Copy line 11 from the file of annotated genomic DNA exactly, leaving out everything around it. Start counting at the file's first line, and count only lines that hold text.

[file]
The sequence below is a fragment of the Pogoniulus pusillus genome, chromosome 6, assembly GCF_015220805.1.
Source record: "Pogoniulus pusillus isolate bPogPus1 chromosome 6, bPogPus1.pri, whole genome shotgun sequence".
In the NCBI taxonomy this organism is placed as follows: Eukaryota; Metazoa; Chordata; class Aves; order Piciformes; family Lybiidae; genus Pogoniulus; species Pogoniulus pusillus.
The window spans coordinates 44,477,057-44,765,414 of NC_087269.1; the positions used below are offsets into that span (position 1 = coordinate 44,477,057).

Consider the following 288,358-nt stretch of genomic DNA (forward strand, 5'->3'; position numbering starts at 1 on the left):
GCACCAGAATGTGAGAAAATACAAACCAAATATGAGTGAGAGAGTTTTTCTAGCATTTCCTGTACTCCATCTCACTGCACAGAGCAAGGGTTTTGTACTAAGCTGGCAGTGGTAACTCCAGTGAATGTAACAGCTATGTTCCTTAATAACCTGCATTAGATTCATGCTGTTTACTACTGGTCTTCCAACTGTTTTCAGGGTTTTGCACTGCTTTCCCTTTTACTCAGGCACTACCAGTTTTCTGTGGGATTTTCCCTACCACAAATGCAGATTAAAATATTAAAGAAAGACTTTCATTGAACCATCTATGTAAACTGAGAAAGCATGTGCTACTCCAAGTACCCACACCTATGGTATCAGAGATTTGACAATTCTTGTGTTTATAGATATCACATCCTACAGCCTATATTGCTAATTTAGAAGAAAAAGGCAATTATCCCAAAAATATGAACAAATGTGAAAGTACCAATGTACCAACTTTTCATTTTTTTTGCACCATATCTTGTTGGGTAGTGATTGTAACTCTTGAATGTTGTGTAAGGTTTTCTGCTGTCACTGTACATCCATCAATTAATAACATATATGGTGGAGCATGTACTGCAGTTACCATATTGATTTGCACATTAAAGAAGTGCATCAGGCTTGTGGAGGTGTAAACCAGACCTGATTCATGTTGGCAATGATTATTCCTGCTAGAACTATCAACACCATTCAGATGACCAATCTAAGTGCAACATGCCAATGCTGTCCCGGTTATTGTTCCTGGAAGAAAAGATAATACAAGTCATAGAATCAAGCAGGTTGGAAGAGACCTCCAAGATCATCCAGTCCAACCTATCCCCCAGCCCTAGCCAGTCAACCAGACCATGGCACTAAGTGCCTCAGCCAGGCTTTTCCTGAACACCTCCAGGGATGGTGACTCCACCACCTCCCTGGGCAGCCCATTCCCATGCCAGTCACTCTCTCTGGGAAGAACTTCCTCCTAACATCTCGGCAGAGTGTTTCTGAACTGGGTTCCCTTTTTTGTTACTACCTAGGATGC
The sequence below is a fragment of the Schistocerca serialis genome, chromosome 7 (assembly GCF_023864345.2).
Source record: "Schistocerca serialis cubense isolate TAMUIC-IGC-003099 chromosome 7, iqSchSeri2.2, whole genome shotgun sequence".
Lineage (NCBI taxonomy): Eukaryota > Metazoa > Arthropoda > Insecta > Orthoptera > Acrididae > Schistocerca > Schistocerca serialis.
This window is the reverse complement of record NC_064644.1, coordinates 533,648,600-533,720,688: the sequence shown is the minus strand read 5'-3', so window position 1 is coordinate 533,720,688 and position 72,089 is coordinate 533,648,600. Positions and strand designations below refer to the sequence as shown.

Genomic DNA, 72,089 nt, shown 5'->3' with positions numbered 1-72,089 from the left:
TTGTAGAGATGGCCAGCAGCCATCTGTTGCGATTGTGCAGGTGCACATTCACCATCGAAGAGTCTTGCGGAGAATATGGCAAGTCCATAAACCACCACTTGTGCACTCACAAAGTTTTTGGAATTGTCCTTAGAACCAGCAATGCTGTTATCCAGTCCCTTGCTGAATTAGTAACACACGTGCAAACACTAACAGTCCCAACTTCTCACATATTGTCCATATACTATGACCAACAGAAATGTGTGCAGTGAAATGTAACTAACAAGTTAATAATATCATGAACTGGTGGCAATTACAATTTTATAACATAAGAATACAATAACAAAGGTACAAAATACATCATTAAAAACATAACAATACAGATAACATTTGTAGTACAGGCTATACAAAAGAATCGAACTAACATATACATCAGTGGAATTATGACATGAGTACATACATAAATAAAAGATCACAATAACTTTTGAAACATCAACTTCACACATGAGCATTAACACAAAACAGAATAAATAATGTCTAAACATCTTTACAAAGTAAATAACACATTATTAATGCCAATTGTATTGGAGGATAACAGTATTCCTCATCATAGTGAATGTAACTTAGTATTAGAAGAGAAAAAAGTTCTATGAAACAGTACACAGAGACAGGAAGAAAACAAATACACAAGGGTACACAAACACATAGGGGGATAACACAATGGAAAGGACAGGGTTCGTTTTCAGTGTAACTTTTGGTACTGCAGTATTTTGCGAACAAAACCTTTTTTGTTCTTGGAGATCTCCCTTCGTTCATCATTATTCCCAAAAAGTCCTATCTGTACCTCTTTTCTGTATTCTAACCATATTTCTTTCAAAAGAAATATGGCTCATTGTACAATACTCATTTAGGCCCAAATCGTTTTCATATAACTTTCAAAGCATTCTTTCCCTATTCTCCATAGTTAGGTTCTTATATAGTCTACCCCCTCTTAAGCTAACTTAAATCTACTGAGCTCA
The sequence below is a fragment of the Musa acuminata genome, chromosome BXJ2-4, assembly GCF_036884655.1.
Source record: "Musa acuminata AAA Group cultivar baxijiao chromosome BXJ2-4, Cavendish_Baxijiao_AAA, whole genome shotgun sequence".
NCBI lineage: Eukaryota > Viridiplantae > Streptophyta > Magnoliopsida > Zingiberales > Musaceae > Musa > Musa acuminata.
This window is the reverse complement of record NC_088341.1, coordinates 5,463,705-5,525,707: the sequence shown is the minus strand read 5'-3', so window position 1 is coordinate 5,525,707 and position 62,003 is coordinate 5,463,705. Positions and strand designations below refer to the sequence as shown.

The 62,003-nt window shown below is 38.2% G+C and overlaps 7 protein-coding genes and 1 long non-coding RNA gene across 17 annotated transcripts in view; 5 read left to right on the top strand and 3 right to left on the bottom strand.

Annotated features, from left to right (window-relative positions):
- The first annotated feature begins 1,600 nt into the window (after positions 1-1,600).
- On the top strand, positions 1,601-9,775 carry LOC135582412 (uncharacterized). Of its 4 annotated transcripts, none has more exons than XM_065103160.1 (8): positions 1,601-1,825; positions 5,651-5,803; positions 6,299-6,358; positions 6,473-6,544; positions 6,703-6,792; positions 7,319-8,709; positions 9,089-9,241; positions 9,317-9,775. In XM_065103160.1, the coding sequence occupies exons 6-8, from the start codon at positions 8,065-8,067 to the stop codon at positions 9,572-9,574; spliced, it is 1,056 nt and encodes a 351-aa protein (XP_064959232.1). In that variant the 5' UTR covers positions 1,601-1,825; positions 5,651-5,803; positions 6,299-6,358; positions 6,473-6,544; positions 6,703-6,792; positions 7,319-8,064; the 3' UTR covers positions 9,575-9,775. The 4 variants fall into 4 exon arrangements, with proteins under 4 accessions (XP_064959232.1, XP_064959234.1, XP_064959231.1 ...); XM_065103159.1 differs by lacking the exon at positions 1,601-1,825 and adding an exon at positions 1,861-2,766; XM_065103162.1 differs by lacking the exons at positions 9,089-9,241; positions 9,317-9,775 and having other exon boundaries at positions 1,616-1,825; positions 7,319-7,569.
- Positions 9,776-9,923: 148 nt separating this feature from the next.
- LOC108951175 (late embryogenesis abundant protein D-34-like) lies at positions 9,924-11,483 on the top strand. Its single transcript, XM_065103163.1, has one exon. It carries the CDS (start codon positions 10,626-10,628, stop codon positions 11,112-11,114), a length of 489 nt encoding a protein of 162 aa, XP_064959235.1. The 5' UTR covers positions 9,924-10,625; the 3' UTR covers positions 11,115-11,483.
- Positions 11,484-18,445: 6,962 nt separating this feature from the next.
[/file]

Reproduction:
Genomic DNA, 72,089 nt, shown 5'->3' with positions numbered 1-72,089 from the left: